Dangers of White Coat Hypertension for Patients

This form of high blood pressure shouldn't be ignored

Hands checking patient's blood pressure
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Picture this common scenario: you check your calendar and see that today is the day of your doctor's appointment and your blood pressure rises at the thought. You experience what's called white coat hypertension, or white coat syndrome.

Before today, you were calm and your blood pressure at home had been excellent. You find yourself worrying about your appointment. You arrive the doctor's office, get checked in and sit in the waiting room for an hour (which causes even more anxiety).

You are then hurried back to the examination room; your blood pressure level is checked as soon as you sit down. You are then told that your blood pressure is "high". 

You tell the doctor, "My blood pressure at home is usually good." You have a home record of your blood pressure that reflects "normal" results. Does this sound like your experience at the doctor's office?

Defining White Coat Hypertension 

White coat hypertension (WCH) has been traditionally defined as blood pressure that is elevated at the doctor's office while being normal at home. The original thinking was that white coat hypertension was not dangerous as it reflected blood pressure at one point in time. Further research noted that it increased the risk of stroke and developing high blood pressure. 

Today we know white coat hypertension is a sign of how your body reacts to stress and anxiety during the day. If your blood pressure goes through the roof when you are at the doctor's office, it is highly probable that it also skyrockets during other highly stressful events.

During these "episodes" your body is producing blood pressure hormones like cortisol, epinephrine and norepinephrine that raise your blood pressure, increase your heart rate and "prep" your body as if it was going into "fight or flight" mode. For many of us, this may happen several times a day outside of the doctor's office, and we almost never record our blood pressure during these stressful events.

WCH increases the risk of stroke, high blood pressure, heart disease and even congestive heart failure.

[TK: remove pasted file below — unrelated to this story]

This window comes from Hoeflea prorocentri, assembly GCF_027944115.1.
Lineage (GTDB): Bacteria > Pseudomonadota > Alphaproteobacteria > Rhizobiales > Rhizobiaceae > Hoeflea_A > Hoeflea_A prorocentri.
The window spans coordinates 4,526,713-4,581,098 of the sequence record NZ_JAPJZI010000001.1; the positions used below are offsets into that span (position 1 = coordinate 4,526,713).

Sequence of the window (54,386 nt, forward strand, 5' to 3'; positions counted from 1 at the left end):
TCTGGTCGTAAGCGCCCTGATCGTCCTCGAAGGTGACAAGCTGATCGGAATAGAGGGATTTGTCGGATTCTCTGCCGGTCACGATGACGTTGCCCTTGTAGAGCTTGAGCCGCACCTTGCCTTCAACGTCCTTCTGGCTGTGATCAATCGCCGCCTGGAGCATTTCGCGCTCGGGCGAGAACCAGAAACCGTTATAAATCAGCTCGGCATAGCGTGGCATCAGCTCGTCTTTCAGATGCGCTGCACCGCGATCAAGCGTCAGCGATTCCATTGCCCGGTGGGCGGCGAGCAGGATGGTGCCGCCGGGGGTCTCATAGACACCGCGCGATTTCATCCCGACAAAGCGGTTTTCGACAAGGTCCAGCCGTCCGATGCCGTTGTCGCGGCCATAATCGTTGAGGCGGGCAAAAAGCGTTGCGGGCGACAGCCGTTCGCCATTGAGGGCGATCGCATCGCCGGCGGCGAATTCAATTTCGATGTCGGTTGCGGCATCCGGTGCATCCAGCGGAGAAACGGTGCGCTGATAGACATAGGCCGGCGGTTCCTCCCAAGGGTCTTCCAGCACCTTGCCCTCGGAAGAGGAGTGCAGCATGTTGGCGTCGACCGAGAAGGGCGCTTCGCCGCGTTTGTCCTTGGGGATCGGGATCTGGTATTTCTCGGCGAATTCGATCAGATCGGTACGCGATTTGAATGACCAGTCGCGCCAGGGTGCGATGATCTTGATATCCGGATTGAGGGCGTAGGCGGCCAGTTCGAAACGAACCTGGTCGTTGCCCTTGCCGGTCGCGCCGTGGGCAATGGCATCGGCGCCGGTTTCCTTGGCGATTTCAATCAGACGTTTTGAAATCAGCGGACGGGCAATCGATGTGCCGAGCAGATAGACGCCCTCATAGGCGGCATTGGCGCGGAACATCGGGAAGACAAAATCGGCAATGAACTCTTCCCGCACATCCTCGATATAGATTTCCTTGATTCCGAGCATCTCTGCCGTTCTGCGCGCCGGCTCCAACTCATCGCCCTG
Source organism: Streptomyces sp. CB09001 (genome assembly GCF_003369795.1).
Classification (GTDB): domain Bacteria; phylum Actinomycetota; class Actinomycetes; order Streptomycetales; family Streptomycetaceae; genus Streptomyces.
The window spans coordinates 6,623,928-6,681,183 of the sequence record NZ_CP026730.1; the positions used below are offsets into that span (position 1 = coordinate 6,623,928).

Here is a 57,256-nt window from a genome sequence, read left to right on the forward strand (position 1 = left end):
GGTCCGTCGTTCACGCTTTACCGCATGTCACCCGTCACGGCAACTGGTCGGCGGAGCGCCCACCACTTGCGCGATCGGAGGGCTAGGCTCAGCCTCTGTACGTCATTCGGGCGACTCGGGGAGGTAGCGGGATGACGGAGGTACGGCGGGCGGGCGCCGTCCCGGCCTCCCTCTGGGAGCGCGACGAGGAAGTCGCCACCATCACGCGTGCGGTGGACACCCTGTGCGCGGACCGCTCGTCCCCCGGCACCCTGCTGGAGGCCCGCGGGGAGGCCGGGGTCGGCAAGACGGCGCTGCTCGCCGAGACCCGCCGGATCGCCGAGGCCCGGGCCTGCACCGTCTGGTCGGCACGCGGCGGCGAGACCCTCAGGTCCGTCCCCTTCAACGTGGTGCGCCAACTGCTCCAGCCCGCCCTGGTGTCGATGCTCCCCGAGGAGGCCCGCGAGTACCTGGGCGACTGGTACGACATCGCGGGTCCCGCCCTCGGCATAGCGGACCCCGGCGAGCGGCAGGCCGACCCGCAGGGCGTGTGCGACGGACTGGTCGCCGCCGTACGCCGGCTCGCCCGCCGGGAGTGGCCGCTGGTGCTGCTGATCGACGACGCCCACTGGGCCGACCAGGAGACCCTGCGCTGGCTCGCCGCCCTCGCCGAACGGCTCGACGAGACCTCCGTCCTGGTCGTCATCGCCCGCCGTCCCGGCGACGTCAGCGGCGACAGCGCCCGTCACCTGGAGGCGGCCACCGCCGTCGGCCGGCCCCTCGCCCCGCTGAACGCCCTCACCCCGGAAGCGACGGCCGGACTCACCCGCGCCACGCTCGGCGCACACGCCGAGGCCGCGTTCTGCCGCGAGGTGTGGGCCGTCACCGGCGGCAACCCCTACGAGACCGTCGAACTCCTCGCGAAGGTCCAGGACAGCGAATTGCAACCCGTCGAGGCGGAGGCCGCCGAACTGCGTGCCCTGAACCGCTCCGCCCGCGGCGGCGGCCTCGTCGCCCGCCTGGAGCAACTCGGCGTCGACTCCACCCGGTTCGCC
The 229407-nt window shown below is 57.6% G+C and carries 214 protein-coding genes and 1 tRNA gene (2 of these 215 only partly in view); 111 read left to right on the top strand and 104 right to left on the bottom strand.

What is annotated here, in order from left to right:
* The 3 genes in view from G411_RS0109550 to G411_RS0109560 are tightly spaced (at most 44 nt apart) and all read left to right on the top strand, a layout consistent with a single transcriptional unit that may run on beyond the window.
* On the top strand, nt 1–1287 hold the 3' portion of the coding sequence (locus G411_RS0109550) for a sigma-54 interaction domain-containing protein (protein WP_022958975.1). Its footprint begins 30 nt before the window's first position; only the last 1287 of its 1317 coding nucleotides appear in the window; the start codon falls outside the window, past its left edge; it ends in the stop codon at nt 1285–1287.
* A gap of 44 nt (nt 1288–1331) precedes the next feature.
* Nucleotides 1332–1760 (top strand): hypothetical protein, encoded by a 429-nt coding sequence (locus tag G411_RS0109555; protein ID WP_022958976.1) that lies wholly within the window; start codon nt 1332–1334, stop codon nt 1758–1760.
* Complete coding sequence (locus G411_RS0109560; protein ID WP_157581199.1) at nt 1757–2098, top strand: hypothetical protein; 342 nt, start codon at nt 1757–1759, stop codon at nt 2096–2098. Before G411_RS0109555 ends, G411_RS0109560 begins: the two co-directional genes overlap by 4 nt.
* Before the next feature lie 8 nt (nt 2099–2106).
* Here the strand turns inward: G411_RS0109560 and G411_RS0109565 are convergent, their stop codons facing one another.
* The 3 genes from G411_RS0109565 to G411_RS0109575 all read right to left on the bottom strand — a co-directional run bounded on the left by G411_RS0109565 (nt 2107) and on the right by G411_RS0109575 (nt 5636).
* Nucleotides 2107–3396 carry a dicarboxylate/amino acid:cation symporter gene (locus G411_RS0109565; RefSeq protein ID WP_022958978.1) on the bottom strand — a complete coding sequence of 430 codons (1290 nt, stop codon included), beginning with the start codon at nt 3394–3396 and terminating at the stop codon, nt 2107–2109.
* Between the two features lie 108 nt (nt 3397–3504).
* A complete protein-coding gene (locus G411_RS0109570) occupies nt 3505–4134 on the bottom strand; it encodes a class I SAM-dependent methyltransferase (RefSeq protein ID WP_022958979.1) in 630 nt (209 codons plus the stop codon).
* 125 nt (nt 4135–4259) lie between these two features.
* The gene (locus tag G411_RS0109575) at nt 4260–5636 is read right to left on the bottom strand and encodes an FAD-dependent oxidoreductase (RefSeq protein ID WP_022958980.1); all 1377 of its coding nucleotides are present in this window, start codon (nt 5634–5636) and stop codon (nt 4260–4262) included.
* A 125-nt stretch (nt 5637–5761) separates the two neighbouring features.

Blood Pressure While You're Asleep

The other question is: What is your blood pressure doing when you are sleeping? It may be that your blood pressure also rises at night when you are sleeping, that your blood pressure may not "dip" at night when you go to sleep as it is supposed to. When you sleep, your blood pressure should decrease. It may be that white coat hypertension decreases  this nocturnal dipping response in some people. Those with WCH may have a more sensitized endocrine system (they are more apt to secrete higher amounts of high blood pressure types of hormones in times of stress). 

The Best Way to Manage White Coat Hypertension

If you have been diagnosed with white coat hypertension, you need to know what your blood pressure is doing 24 hours a day. This means knowing what your blood pressure is doing when you're relaxed, when you're stressed and when you are sleeping. You need to have ambulatory blood pressure monitoring done.  

You need to learn techniques for stress management. Taking time out during the day, yoga and meditation all help to reduce stress and to keep your blood pressure stable.

It also helps to reduce or eliminate your caffeine intake and correct any nutritional deficiencies, including normalizing magnesium levels and increasing your consumption of fruits and vegetables (which provide great antioxidant value).

Finally, when you go to the doctor, be sure that you are sitting for about 10 minutes before your blood pressure is taken. You want to be sure that a true "resting blood pressure" is measured. Normally, the blood pressure is taken by the nurse or medical assistant right after walking you back to the examination room. This is a common occurrence and you should consider asking your doctor to take a second "resting" blood pressure measurement.

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